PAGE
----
Facial recognition software is not new, but using it in real-time by police departments has raised some eyebrows. Add to those sentiments that Amazon is behind this latest marriage of big tech and government agencies, and privacy watchdogs are concerned to say the least.
Can the police become a private corporation exempt from open records laws?
Noam Scheiber makes a radical suggestion. Eric Posner has lots of reasons why it’ll never work. Burt Likko says, “There’s a few things neither of you bright fellows have thought of.”
A certain kind of religious activist takes it as a given, and as an imperative, that the Decalogue must be displayed prominently on and in public buildings. Gratefully, these folks are rare; sadly, they have influence because few people want to be seen as opposing them. Which is why there are groups like the ACLU and the…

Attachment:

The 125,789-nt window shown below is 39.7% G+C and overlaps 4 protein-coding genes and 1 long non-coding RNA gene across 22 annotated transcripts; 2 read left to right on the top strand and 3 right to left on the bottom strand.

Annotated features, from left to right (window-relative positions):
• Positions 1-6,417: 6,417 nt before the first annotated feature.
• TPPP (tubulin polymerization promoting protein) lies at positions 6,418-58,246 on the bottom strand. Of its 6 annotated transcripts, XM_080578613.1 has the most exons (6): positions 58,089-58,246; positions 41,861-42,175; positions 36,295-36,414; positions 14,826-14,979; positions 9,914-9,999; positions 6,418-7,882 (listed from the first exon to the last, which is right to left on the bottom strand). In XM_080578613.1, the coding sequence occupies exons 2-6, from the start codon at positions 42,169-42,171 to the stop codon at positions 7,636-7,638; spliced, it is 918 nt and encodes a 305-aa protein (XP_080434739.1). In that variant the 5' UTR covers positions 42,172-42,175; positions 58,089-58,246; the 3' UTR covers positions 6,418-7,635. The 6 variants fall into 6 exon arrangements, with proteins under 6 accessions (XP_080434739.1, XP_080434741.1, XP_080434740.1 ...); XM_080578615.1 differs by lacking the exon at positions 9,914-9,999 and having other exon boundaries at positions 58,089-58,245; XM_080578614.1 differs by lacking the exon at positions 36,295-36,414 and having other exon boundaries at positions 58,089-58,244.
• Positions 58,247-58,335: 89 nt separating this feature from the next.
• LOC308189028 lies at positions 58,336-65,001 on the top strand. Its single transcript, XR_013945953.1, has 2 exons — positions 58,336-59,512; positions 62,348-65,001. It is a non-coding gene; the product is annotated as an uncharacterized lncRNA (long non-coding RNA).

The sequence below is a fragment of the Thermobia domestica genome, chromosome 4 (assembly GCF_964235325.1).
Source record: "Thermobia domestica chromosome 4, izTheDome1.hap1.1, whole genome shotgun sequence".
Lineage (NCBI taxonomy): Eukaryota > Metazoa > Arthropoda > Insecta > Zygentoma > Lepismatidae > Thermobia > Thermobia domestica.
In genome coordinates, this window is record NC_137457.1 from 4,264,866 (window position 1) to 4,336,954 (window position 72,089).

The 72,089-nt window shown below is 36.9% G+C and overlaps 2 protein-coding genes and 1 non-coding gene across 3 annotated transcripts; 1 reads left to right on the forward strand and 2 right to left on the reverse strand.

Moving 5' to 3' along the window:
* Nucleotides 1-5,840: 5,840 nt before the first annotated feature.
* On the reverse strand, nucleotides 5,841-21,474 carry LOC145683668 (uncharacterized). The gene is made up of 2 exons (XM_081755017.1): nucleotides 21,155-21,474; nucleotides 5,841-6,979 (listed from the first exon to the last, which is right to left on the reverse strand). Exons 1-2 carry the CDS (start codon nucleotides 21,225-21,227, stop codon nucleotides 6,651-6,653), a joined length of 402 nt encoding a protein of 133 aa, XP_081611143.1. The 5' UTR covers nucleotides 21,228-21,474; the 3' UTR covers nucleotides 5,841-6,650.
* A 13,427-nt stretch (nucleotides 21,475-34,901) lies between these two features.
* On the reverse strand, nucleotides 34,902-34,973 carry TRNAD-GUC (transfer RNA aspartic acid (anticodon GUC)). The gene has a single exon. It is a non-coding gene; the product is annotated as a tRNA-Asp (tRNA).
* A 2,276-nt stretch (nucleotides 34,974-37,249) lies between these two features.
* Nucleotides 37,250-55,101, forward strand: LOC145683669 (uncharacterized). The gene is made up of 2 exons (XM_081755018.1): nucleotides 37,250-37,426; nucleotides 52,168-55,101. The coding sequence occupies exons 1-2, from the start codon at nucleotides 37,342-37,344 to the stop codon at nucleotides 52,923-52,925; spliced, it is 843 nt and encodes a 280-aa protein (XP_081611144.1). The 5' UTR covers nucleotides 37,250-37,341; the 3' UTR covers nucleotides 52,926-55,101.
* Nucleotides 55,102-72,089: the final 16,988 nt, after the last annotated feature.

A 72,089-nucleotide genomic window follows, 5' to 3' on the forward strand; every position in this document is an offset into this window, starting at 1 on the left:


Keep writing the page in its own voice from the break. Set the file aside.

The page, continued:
Via E.D.’s True/slant blog, I agree that Conor Friedersdorf did yeoman’s work on this piece demonstrating the wide difference between what movement conservatives think the ACLU does and what the ACLU actually does. I don’t want to revisit the whole epistemic closure thing in depth here. Suffice to say
Say what you will about the ACLU, but they’re pretty darn consistent when it comes to opposing unwarranted government surveillance.
(Updates below and continuing as more reactions come in…) You can read the memos here. Sullivan has some initial thoughts up here: I do not believe that any American president has ever orchestrated, constructed or so closely monitored the torture of other human beings the way George W. Bush did. It is clear that it…